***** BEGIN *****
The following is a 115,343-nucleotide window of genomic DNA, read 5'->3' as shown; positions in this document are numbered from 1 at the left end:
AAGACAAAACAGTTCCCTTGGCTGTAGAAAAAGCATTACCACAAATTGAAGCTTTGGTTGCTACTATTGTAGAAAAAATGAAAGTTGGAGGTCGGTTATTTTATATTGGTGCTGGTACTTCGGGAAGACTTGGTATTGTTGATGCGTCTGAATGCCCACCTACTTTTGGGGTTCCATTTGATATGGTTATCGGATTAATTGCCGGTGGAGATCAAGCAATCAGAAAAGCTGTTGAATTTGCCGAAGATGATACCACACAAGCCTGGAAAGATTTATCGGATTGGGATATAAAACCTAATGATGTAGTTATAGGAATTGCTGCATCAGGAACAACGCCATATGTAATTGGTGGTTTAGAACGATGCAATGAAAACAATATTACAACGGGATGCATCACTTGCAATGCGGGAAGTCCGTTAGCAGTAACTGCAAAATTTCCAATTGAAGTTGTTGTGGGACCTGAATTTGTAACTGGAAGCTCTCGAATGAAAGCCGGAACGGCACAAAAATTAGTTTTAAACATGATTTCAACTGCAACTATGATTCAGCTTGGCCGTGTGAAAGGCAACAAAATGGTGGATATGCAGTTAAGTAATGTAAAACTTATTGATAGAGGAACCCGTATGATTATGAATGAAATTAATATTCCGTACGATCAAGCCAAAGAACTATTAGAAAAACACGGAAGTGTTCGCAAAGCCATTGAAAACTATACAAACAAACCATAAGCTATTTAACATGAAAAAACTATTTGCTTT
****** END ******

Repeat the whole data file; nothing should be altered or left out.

The following is a 115,343-nucleotide window of genomic DNA, read 5'->3' as shown; positions in this document are numbered from 1 at the left end:
AAGACAAAACAGTTCCCTTGGCTGTAGAAAAAGCATTACCACAAATTGAAGCTTTGGTTGCTACTATTGTAGAAAAAATGAAAGTTGGAGGTCGGTTATTTTATATTGGTGCTGGTACTTCGGGAAGACTTGGTATTGTTGATGCGTCTGAATGCCCACCTACTTTTGGGGTTCCATTTGATATGGTTATCGGATTAATTGCCGGTGGAGATCAAGCAATCAGAAAAGCTGTTGAATTTGCCGAAGATGATACCACACAAGCCTGGAAAGATTTATCGGATTGGGATATAAAACCTAATGATGTAGTTATAGGAATTGCTGCATCAGGAACAACGCCATATGTAATTGGTGGTTTAGAACGATGCAATGAAAACAATATTACAACGGGATGCATCACTTGCAATGCGGGAAGTCCGTTAGCAGTAACTGCAAAATTTCCAATTGAAGTTGTTGTGGGACCTGAATTTGTAACTGGAAGCTCTCGAATGAAAGCCGGAACGGCACAAAAATTAGTTTTAAACATGATTTCAACTGCAACTATGATTCAGCTTGGCCGTGTGAAAGGCAACAAAATGGTGGATATGCAGTTAAGTAATGTAAAACTTATTGATAGAGGAACCCGTATGATTATGAATGAAATTAATATTCCGTACGATCAAGCCAAAGAACTATTAGAAAAACACGGAAGTGTTCGCAAAGCCATTGAAAACTATACAAACAAACCATAAGCTATTTAACATGAAAAAACTATTTGCTTT